Whatever the reason, readers have said that they want to know more about the dancing cat of Buenos Aires, and who am I to deny them this?
Cleo is a house cat. The sort of cat that owns the house which she never leaves. I am sure - if we left the door ajar - she would poke a small black nose into the street before retreating to safety; but in fact her world is here at Casa Luna.
Cleo stalks the public areas of the house. She patrols the kitchen, mounts the staff stairs to the laundry, visits the Porteno room and tours the terrace. She knows each tub and plant pot in the wide passageway leading to the Garden room, she sidles against the dance studio rails and checks each corner of the garden with a sniff. Tables are out of bounds to the cat, but perceptive early morning risers may see her momentarily jump from the garden table to the ground.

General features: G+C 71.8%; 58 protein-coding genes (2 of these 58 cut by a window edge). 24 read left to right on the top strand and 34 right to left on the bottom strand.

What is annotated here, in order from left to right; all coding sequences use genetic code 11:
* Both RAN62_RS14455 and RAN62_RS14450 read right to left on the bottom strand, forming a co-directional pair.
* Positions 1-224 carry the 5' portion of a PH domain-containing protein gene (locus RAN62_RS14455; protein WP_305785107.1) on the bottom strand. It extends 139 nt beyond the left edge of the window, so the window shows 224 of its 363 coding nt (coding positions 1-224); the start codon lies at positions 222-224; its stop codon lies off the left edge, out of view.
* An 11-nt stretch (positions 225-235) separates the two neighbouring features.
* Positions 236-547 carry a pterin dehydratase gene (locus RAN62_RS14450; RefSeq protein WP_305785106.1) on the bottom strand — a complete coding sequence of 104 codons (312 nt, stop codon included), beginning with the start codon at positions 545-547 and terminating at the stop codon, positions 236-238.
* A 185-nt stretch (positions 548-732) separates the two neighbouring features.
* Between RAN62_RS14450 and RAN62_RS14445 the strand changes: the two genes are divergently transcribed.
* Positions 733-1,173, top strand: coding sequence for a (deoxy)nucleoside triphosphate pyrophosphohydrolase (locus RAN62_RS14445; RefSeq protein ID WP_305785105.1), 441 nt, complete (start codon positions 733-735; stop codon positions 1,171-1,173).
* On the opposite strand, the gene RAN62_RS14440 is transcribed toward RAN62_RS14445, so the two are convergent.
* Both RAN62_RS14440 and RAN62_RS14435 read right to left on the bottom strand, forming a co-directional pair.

It being a tango house, of course Cleo is a tango cat. She knows the orchestras of the Golden Age - Rudolfo Biagi, her favorite; Juan D'Arienzo next, with a soft spot for Pedro Laurenz. With each, she adopts a different gait - sometimes quick and sharp, other times slow and purposeful. With Anibal Troilo she adopts a prance, then a pause; with Pugliese - a jump, and maybe a crash. When we play Piazzolla, Cleo simply becomes the inscrutable cat, and drifts to another place.
Cleo watches the guests - maybe for a forbidden tit-bit of food, or for the stroke of her back. But the guests watch Cleo. She demonstrates the illusive tango walk, her paws flicking the ground as if she owns each step; which of course she does. She will walk, then stop; but in stopping, her body continues to move as muscles ripple with inflection. She indicates a direction and goes - a lead of distinction. She is the perfect milonguero.
I sit here in the garden and Cleo caresses my leg, a ocho cortado, and enganche and a pasada. With me she is a follower and will wait for the next move.
So, should you want to learn Argentine tango, you really need a tango cat.